Author + information
- Received September 6, 2009
- Revision received November 16, 2009
- Accepted November 18, 2009
- Published online February 23, 2010.
- Sakis Themistoclakis, MD*,
- Andrea Corrado, MD*,
- Francis E. Marchlinski, MD†,
- Pierre Jais, MD‡,
- Erica Zado, PAC†,
- Antonio Rossillo, MD*,
- Luigi Di Biase, MD§,
- Robert A. Schweikert, MD∥,
- Walid I. Saliba, MD¶,
- Rodney Horton, MD§,
- Prasant Mohanty, MBBS, MPH§,
- Dimpi Patel, DO§,
- David J. Burkhardt, MD§,
- Oussama M. Wazni, MD¶,
- Aldo Bonso, MD*,
- David J. Callans, MD†,
- Michel Haissaguerre, MD‡,
- Antonio Raviele, MD*,* ( and )
- Andrea Natale, MD§
- ↵*Reprint requests and correspondence:
Dr. Antonio Raviele, Cardiovascular Department, Dell'Angelo Hospital, Via Paccagnella 11, 30174 Mestre-Venezia, Italy
Objectives The aim of this multicenter study was to evaluate the safety of discontinuing oral anticoagulation therapy (OAT) after apparently successful pulmonary vein isolation.
Background Atrial fibrillation (AF) is associated with an increased risk of thromboembolic events (TE) and often requires OAT. Pulmonary vein isolation is considered an effective treatment for AF.
Methods We studied 3,355 patients, of whom 2,692 (79% male, mean age 57 ± 11 years) discontinued OAT 3 to 6 months after ablation (Off-OAT group) and 663 (70% male, mean age 59 ± 11 years) remained on OAT after this period (On-OAT group). CHADS2(congestive heart failure, hypertension, age [75 years and older], diabetes mellitus, and a history of stroke or transient ischemic attack) risk scores of 1 and ≥2 were recorded in 723 (27%) and 347 (13%) Off-OAT group patients and in 261 (39%) and 247 (37%) On-OAT group patients, respectively.
Results During follow-up (mean 28 ± 13 months vs. 24 ± 15 months), 2 (0.07%) Off-OAT group patients and 3 (0.45%) On-OAT group patients had an ischemic stroke (p = 0.06). No other thromboembolic events occurred. No Off-OAT group patient with a CHADS2risk score of ≥2 had an ischemic stroke. A major hemorrhage was observed in 1 (0.04%) Off-OAT group patient and 13 (2%) On-OAT group patients (p < 0.0001).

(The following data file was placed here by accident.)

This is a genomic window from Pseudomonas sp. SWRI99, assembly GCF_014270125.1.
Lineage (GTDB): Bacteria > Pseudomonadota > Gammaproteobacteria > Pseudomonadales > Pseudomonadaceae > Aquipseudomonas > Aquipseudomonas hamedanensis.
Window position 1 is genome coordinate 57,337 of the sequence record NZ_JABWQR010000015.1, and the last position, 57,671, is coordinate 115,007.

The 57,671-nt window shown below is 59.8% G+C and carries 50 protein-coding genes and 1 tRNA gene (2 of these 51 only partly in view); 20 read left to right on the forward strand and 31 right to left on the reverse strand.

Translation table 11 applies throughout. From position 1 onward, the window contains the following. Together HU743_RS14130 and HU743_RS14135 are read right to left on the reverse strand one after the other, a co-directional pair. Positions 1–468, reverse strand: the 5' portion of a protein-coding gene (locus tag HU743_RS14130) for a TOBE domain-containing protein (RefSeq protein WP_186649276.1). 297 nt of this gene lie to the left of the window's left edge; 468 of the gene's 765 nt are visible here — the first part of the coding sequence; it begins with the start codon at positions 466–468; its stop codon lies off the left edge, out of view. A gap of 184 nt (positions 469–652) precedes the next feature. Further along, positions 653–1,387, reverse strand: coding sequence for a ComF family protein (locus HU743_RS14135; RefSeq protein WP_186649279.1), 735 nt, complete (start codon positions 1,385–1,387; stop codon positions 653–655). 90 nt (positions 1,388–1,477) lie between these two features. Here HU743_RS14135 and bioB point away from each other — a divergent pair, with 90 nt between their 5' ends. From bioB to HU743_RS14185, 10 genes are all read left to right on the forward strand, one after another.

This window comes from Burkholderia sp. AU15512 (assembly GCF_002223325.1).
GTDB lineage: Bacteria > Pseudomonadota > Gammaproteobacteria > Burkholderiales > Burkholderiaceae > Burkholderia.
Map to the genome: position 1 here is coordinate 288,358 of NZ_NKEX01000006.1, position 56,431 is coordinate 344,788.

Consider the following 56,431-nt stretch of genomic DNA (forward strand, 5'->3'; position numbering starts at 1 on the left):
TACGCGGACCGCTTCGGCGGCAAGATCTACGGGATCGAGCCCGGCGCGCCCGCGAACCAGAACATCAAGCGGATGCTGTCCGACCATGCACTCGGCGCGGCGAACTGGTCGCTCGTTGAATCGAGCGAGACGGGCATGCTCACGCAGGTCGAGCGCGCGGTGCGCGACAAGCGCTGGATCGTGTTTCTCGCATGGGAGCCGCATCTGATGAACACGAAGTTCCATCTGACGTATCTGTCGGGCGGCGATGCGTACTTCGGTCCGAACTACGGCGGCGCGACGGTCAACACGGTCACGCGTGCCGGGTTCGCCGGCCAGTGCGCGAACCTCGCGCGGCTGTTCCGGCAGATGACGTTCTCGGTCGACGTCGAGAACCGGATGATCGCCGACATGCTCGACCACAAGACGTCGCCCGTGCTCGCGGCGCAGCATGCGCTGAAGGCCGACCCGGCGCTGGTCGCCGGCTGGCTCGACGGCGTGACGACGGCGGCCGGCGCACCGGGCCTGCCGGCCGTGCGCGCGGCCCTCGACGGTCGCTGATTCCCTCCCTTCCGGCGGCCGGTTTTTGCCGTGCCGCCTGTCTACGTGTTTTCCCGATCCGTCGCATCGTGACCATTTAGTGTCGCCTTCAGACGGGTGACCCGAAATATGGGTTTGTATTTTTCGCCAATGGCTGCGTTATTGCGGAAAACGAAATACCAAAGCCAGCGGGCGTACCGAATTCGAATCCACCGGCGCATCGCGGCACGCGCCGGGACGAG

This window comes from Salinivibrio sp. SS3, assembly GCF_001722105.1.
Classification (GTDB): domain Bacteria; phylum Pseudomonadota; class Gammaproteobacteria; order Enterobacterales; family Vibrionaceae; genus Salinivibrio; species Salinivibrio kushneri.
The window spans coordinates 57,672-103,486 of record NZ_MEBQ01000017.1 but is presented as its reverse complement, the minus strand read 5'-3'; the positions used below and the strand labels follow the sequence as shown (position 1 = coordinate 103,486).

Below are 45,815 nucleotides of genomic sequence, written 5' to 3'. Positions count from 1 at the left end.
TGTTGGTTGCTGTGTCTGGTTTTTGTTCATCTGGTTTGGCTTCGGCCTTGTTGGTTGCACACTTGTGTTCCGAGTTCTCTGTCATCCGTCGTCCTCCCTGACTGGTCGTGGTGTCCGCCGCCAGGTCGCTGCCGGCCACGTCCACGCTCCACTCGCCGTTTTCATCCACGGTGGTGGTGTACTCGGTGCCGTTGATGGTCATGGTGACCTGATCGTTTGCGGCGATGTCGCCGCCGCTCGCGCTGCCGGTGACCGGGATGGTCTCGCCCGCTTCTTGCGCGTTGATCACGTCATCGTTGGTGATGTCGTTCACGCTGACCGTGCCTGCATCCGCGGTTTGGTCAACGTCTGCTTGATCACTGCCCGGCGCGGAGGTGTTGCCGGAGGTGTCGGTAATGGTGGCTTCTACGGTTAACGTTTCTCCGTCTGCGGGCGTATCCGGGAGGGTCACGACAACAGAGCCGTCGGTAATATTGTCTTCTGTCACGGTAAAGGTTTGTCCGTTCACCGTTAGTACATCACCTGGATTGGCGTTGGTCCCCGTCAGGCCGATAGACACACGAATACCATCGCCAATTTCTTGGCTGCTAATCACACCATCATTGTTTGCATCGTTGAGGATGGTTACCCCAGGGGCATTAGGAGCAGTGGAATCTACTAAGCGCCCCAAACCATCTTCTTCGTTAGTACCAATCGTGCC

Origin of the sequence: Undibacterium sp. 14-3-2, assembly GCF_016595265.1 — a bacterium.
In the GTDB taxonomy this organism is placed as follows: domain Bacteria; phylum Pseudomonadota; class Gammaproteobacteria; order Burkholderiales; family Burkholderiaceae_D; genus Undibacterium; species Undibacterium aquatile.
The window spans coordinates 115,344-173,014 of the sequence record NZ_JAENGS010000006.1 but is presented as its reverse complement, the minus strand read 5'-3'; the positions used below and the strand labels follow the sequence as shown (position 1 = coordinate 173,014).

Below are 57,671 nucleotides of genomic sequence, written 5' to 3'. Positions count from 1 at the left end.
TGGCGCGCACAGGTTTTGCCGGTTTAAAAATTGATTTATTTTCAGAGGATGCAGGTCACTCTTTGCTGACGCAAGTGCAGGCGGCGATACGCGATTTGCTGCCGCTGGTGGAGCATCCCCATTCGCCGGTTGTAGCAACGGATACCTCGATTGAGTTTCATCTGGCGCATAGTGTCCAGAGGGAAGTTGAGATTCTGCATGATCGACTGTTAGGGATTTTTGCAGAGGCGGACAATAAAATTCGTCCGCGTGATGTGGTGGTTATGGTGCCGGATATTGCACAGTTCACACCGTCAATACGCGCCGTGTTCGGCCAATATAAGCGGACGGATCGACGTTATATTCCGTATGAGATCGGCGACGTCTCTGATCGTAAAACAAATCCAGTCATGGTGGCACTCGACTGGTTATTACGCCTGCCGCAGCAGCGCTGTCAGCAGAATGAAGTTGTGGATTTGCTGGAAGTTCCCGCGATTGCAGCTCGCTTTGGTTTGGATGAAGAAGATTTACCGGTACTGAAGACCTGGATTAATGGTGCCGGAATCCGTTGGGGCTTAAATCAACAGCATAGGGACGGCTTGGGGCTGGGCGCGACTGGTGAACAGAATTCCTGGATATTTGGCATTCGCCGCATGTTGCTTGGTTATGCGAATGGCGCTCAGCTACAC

Conclusions In this nonrandomized study, the risk–benefit ratio favored the suspension of OAT after successful AF ablation even in patients at moderate-high risk of TE. This conclusion needs to be confirmed by future large randomized trials.
Dr. Jaïs has received presentation fees from BW/Bard. Dr. Schweikert has received speaker honoraria from GlaxoSmithKline, Sanofi-Aventis, St. Jude Medical, and Boston Scientific. Dr. Saliba has received speaker honoraria from J&J, Medtronic, St. Jude Medical, and Boston Scientific. Dr. Horton is on the Speakers' Bureau of Medtronic, St. Jude Medical, and Boston Scientific; is a consultant for Hansen Medical and Atritech; and is on the clinical advisory panel of Biosense-Webster. Dr. Burkhardt is a chief medical advisor for Stereotaxis. Dr. Haissaguerre has received presentation fees from BW/Bard. Dr. Raviele is on the Speakers' Bureau of Biosense-Webster, and is a consultant to and advisory board member of Sanofi-Aventis. Dr. Natale has received a research grant from St. Jude Medicaland speaker honoraria from St. Jude Medical, Medtronic, Biosense-Webster, and Boston Scientific.
- Received September 6, 2009.
- Revision received November 16, 2009.
- Accepted November 18, 2009.
- American College of Cardiology Foundation